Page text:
The Landlord Investment Show returned to London Olympia on 5th November, kick-started with an opening debate featuring a panel of guests including Iain Duncan Smith, former leader of the Conservative Party, moderated by broadcaster and journalist Andrew Neil.

Entitled “The Fireworks of Brexit”, the opening panel attracted many attendees, all seeking expert commentary on the likely outcome of the impending general election, as well as the potential scenarios for Brexit in the coming months.

Andrew Neil and Iain Duncan Smith were joined in the discussion by Gavin Fraser, managing director of High Street Residential; Tony Gimple, founder of Less Tax 4 Landlords, and David Smith, Sunday Times economics editor and Property Notify columnist.

National Landlord Investment Show – MPU

This week’s London event attracted over 5,000 attendees, with more than 100 property sector professionals exhibiting businesses on a number of stands, representing businesses from across the UK property sector.

There were also over 40 seminars, covering subjects including taxation, investment strategies and updates on changes within the housing market – all things of the utmost importance to investors and businesses operating in the property sector.

The London event came just a day before Parliament was formally dissolved, as the UK gears up for its third general election in four years, to be held on 12th December. MPs agreed to a December snap election, after the EU agreed to extend Article 50 until January 2020.

Politics dominates the debate

Discussion in the opening debate for the London Olympia-based event was unsurprisingly dominated by talk of the UK’s political situation, with voters set to go to the polls for a fresh general election, barely two years after the nation last went to the polls. Andrew Neil set the ball rolling, asking the panel whether the election was an unnecessary gamble for the government to make.

Iain Duncan Smith believed that if the Conservatives were returned to power with a full majority, Brexit proceedings would be resolved quickly.

The former Conservative leader said: “This election is more stark than any time in my political life. I think the issues are bigger, more important and bolder than have ever been in an election since I’ve been around, arguably since the early days of Thatcher.”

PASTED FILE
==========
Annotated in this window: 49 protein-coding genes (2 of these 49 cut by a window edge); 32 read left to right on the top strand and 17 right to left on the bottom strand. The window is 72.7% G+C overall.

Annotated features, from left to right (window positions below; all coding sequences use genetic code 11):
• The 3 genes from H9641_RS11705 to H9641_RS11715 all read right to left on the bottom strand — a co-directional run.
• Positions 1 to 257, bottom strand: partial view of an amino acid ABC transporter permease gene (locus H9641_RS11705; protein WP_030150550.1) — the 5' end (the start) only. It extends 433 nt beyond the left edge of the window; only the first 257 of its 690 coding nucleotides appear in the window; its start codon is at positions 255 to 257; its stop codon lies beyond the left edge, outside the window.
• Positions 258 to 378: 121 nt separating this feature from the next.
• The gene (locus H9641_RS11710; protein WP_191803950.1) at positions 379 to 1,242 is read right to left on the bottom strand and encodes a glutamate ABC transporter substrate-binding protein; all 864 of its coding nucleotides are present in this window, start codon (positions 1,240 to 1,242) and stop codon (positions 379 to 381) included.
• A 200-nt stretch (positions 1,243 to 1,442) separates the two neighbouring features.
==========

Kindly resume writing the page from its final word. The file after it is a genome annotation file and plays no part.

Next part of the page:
Economics editor David Smith added: “It’s worth remembering that a Conservative leader has not won a comfortable majority since Margaret Thatcher for over 30 years. The last one was Margaret Thatcher, in 1987.”

The columnist continued: “It’s a challenge, even with somebody [Boris Johnson] as well known and somebody who is less unpopular than Jeremy Corbyn.” He concluded that the outcome of the election would depend on where Brexit Party support would go nationally, remarking that support for the party had dropped significantly since the summer.

After some time discussing Brexit and the election, one audience member watching the opening panel was keen for the panel to bring the discussion back to how it was all relevant to the property market, and what the impact would be.

Andrew Neil responded to the audience member, saying “You can’t decide the impact until you tell us what you think the outcome will be”, reflecting just how many possible outcomes there are to the current political situation, weighing on the minds of those operating in the property sector.

Time to act

Speaking exclusively to Property Notify after the debate, Tony Gimple claimed that, despite the UK still having to undergo a transition period, even if it has left the EU in January 2020, that the Brexit process wouldn’t have to be necessarily dragged out or excessively long.

Mr Gimple clarified: “It’ll be done very quickly. Once we get a Tory majority, the Leave bill will go through – once it goes through, it’ll be a matter of months, and we’ll get our sovereignty back.”

Looking to the future, Mr Gimple gave a prediction, saying: “We’ll get into the last week of campaigning, and it will be very polarised, very polarised in the fact that we’ll probably get a Tory landslide, but Labour will be wiped out in a number of seats.”

Reflecting on the London Olympia event as a whole, Mr Gimple was keen for attendees to come away with a new understanding about what it means to be a landlord, emphasising the fact that a large proportion of landlords provide properties in the private rented sector (PRS) as a full-time occupation, with this service often being their sole source of income.